Growing the ‘economic pie’ in Armenia

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In earlier posts, I highlighted the importance of creating equal opportunities for all of Armenia’s girls and boys – to learn, to grow, and to choose the ways in which they can contribute to their economy, their society, and their country. I believe that a more diversified and resilient economy, with a fuller range of options for both men and women, can help slow outmigration  and ‘brain drain’, and help Armenia grow in a sustainable way.

In addition to our discussions here in Armenia about encouraging women’s participation in the labor market, we’ve also been talking about the ways in which men’s lives and livelihoods are disadvantaged, such as the persistent higher mortality rate for men throughout their adult years. And, we’ve been wondering: how do dynamics like these affect the economy and society as a whole?

In March, I suggested that perhaps Armenia is missing out on a key building block for economic growth because women get educated and then don’t use those skills and talents in the economy.  Armenia prides itself on being a nation that values and invests in education, and the national vision is of a country where progress is driven by knowledge and innovation.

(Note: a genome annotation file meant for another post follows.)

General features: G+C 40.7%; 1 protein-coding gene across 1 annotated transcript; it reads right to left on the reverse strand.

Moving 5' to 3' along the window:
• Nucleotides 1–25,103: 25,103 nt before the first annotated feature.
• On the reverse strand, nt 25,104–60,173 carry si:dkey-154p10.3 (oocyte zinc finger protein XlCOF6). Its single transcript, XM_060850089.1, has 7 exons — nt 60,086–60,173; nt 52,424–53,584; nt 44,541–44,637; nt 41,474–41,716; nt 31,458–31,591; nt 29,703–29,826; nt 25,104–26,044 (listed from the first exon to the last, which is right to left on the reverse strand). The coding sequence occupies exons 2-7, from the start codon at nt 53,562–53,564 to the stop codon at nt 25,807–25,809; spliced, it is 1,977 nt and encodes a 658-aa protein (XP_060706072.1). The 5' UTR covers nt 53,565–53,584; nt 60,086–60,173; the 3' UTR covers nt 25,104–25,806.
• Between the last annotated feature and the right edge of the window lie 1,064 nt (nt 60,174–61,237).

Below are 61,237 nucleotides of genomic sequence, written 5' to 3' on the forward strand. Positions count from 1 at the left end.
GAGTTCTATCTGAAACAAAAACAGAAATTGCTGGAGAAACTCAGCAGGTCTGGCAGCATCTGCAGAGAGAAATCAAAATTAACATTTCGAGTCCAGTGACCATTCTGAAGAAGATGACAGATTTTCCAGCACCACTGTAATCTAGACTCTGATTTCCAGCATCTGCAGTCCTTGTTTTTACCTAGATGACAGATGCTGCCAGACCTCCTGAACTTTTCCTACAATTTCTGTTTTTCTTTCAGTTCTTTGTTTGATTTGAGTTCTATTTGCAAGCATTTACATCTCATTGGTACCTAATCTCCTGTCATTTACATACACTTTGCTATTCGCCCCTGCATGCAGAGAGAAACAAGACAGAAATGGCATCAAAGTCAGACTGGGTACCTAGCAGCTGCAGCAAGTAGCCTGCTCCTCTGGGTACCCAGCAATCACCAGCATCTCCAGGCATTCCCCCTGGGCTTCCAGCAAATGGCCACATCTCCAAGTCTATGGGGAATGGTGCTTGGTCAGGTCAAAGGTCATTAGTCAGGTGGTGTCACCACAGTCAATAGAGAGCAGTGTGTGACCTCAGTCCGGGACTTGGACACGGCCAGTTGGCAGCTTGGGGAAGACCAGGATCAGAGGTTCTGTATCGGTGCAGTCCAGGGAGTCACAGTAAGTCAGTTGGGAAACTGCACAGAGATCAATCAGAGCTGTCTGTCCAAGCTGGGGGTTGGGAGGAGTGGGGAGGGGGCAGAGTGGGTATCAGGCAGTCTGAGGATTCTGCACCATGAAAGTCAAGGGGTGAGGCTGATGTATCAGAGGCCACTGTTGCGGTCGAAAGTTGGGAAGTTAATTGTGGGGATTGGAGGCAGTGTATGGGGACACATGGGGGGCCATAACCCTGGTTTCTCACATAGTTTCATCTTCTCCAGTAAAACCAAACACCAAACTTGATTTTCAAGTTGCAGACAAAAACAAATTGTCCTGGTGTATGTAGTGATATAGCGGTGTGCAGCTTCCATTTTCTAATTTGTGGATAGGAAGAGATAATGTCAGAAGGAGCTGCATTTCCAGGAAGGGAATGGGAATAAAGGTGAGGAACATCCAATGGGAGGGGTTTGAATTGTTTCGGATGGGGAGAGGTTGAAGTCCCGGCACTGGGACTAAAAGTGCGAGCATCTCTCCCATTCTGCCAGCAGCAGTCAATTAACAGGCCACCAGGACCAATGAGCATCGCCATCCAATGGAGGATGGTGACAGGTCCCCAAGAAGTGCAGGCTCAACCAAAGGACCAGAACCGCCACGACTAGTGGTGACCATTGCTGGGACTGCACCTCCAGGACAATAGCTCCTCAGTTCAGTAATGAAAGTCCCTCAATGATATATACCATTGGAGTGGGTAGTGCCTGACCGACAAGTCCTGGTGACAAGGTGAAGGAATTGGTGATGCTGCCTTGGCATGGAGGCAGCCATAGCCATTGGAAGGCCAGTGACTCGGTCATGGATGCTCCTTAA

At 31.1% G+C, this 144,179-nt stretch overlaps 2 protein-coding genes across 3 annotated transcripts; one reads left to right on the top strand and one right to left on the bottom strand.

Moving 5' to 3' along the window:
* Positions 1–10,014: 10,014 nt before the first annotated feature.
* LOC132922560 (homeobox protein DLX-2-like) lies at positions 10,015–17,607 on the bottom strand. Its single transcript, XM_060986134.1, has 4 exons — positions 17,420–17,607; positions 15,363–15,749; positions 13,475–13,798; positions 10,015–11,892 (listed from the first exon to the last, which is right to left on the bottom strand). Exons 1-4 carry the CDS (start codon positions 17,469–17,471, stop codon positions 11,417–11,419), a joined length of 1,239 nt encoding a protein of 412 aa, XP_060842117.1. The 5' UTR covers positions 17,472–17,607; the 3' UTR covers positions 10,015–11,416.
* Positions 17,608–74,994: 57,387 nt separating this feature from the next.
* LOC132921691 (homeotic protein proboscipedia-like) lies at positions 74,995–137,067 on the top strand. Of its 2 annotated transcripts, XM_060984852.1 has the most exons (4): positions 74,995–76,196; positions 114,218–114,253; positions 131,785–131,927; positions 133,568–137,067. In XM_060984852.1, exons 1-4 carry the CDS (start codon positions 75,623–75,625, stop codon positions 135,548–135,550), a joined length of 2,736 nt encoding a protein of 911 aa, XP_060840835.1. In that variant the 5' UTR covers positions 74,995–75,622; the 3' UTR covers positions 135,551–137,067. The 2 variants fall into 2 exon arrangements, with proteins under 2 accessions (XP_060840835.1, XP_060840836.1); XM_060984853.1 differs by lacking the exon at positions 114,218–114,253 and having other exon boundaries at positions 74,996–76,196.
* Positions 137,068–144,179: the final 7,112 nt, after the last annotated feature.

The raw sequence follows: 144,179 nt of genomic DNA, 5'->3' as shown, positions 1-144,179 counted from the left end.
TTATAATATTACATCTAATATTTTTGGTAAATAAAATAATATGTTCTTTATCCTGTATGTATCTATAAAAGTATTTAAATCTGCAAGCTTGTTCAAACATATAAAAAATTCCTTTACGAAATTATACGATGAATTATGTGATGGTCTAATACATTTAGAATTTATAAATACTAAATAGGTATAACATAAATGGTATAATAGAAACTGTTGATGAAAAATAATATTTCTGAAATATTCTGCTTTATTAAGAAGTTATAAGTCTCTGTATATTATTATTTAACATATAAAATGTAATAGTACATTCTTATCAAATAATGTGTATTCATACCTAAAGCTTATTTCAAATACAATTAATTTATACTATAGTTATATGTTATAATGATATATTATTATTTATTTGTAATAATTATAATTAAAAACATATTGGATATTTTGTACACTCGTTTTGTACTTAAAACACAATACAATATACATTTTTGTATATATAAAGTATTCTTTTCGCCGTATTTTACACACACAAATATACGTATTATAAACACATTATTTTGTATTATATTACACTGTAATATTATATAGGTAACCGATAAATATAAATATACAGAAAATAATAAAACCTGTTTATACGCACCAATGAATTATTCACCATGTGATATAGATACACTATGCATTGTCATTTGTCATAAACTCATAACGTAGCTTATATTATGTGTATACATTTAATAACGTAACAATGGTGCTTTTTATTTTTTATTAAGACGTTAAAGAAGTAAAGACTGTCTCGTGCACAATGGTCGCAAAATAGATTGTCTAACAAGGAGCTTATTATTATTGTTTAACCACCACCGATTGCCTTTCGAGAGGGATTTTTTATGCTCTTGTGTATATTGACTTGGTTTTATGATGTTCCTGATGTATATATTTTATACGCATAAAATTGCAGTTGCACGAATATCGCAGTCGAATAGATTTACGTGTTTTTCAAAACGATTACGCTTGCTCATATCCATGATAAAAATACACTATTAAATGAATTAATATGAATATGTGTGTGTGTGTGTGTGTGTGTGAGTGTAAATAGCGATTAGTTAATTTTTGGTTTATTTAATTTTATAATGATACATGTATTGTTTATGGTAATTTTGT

And it’s true: educational attainment is high, even higher for young women than young men at tertiary levels. But – this investment in women’s education is not being transformed into value in the economy or wages in the household.
 
Growing the ‘economic pie’ in Armenia

Of course, we’d always like the economy to be bigger, to grow faster, and to include more workers and firms. But many of Armenia’s economic challenges are caused by factors outside its borders – difficult geography, limited connectivity, regional and global pressures, and volatility in commodity prices.

Maybe participation in the labor market in these difficult times is a ‘zero sum game’? Meaning that raising women’s participation in the formal economy would simply displace workers already participating. Or will more participation just cut the economic pie into smaller and smaller slices?

In the end, is it simply that those barriers we’ve been talking about – discrimination due to social norms, care responsibilities, lack of information, conflicting time demands for domestic work – are only about fairness, and not about economic growth? Let’s discuss again …

Next week … In Armenia, is the ‘economic pie’ smaller than it should be? 
 
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Authors

Laura Bailey

Global Lead for Stability Peace and Security, Lead Social Development Specialist

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